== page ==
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Posts Tagged ‘Energy and Commerce Committee

Our Transportation Future is Linked to our Plans for Offshore Energy Development

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Senator Dorgan at the Energy Committee

Today’s Senate Energy and Natural Resources Committee hearing reviewed policies to reduce oil consumption through the promotion of accelerated deployment of electric-drive vehicles, as proposed in S. 3495, the Promoting Electric Vehicles Act of 2010. Senator Dorgan, pictured above, is the bill’s author.

Today’s Senate Energy and Natural Resources Committee hearing centered on the future of electric vehicles and Senator Dorgan’s bill S. 3495. The mood in the room indicated that we are definitely moving toward the electrification of our transportation system, and the questions centered around how to get there and how fast to move in that direction.

If this is indeed our future, there will be a need for electricity to power the coming fleet of vehicles, and those in the green energy sector have been saying for some time that offshore electricity production is an area ripe for exploitation.

But like the development of electric vehicles themselves, there is a delay in the development of offshore electricity generation systems, be they wind or hydrokinetic, based on the simple construction of these systems. But it isn’t the engineering constraints that have left the U.S. behind other countries thus far in offshore green energy development – it is the regulatory process. Yes, we are all celebrating the approval of the Cape Wind project in New England, but while we also congratulate ourselves for allowing that project to move forward we need to also be mindful to be critical of the time it took to get to this point.

Some have cited the necessity of slow, often times painfully slow, processes that need to occur when we cite green energy infrastructure, as it is the very slow building of consensus in communities that results in the best outcome of a public policy process. While I agree that some siting processes, particularly the locating of restricted use zones – a.k.a. marine protected areas, must proceed at a measured rate. Indeed, a wide public buy-in is crucial for several of the goals which are often included in marine protected area management plans.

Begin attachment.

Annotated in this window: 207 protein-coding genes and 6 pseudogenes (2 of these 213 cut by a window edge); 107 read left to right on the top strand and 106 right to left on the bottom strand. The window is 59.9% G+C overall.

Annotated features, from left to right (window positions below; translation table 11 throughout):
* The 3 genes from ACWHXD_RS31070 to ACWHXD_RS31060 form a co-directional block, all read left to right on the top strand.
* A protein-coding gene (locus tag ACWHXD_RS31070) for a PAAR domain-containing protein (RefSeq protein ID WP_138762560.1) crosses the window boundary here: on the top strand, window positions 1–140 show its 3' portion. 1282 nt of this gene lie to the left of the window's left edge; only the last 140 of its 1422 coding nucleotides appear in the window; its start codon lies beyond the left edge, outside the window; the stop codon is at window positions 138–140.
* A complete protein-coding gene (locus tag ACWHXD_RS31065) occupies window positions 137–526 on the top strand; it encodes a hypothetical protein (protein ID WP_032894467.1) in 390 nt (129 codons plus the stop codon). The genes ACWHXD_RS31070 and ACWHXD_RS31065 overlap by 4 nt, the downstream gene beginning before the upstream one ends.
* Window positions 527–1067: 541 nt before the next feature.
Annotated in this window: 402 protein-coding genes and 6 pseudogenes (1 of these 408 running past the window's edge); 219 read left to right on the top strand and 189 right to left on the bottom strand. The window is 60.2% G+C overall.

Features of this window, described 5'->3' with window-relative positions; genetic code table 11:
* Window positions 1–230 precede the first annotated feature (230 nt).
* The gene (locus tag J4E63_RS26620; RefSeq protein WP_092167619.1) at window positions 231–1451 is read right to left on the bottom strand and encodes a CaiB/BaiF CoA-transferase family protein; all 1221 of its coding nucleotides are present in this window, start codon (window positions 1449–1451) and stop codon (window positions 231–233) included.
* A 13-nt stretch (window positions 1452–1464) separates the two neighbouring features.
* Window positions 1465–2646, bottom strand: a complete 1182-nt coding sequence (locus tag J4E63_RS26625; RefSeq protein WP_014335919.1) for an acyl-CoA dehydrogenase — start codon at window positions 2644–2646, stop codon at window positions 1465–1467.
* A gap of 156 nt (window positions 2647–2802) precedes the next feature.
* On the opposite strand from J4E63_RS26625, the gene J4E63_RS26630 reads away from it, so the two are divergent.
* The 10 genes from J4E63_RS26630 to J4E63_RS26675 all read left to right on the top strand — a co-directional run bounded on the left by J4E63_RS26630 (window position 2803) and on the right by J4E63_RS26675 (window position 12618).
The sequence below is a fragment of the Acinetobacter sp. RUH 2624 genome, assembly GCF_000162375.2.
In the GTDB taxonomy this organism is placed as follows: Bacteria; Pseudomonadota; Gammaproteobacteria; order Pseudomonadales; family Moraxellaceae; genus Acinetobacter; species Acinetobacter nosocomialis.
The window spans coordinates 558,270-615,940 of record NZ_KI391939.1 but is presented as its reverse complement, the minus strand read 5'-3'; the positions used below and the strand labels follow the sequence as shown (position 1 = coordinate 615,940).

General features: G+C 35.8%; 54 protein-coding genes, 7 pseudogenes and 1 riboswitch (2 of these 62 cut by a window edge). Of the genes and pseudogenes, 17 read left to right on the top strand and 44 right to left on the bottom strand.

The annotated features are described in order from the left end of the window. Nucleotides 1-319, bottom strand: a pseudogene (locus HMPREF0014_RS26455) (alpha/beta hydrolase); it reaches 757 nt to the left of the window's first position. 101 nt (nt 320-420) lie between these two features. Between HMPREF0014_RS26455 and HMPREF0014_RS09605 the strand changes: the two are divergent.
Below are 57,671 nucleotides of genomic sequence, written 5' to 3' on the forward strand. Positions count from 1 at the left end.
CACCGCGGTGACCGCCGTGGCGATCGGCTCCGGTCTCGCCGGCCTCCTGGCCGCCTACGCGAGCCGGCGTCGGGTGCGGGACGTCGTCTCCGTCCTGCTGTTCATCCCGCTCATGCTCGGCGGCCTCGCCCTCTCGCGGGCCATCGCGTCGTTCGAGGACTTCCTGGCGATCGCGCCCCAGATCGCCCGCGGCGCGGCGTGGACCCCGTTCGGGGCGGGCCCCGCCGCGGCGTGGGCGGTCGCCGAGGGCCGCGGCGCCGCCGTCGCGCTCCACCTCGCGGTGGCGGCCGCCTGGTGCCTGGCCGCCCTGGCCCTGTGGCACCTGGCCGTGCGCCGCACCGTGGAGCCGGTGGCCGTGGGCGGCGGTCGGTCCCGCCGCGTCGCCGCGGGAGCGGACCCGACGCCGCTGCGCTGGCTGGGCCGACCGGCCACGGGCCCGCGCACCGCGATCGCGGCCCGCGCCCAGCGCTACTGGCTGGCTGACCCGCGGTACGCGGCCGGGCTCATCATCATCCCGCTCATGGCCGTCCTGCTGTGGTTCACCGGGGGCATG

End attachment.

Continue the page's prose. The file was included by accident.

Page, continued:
However when looking at the catastrophic petroleum spills off of Louisiana, Australia and Mexico that occurred during the development of deep water oilfields, or at the seemingly endless series of climate change studies that indicate that older models have yet again underestimated just how bad climate change may affect the developed and undeveloped world, it becomes quickly clear that we do not have the luxury of time on our side.

To save our economy, to protect our national security and to save the very planet we rely on for our very existence, we need to move faster – even when faster will mean a more contentious process. We are at a time when we need to look at these issues not on a monthly basis when groups gather for meetings, or even weekly. The discussion needs to be a daily dialogue, bolstered by a bold national energy policy which would dovetail with a national ocean policy and a timeline containing milestones set for progress.


This video shows the Cape Wind project approval announcement by Secretary Salazar April 28, 2010

How fast we can react and how thoroughly we evaluate various proposals for various offshore energy generation projects from this point forward will be a key component of policies that will ultimately promote or push back on green energy development in the United States. The electrification of our transportation system could become a major driver for electricity generation in portions of the U.S.

The author is a scientist by training and the owner of W.H. Nuckols Consulting, an environmental policy firm.

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Congressman Stupak highlights Exxon’s oil spill response plan’s focus on how to handle the media during an oil spill in the Gulf of Mexico

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While most of the oil majors’ response plans are virtually identical – that is to say they all are insufficient – today on Capitol Hill the House Energy and Commerce subcommittee on Energy and Commerce hearing Congressman Bart Stupak called Exxon Mobil out on its attention to address media concerns as a significant part of their 500 page response plan. Exxon Mobil’s plan has one difference from those of their competitors – Exxon’s plan has a 40-page focus on how to handle the media, including 13 pre-drafted press releases to address oil spill accidents. This is in contrast to only five pages addressing wildlife and nine pages on oil spill cleanup. Clearly Exxon’s experience in AK informed it about the importance of communications with the public. But with a focus on pre-built press releases that address a range of issues including dodging criminal culpability and calling a spill an “accident” even before any criminal investigation can begin, rather than a focus on transparency and an open flow of information, the public affairs section of the Exxon plan is sorely out of step with the open and transparent communications needs that arise during an oil spill. To put in another way, of you think the lack of early video footage from BP’s contractors’ ROVs was bad, imagine how it might have played out if the Exxon media plan was put into effect.

Written by Will Nuckols

June 15, 2010 at 8:39 am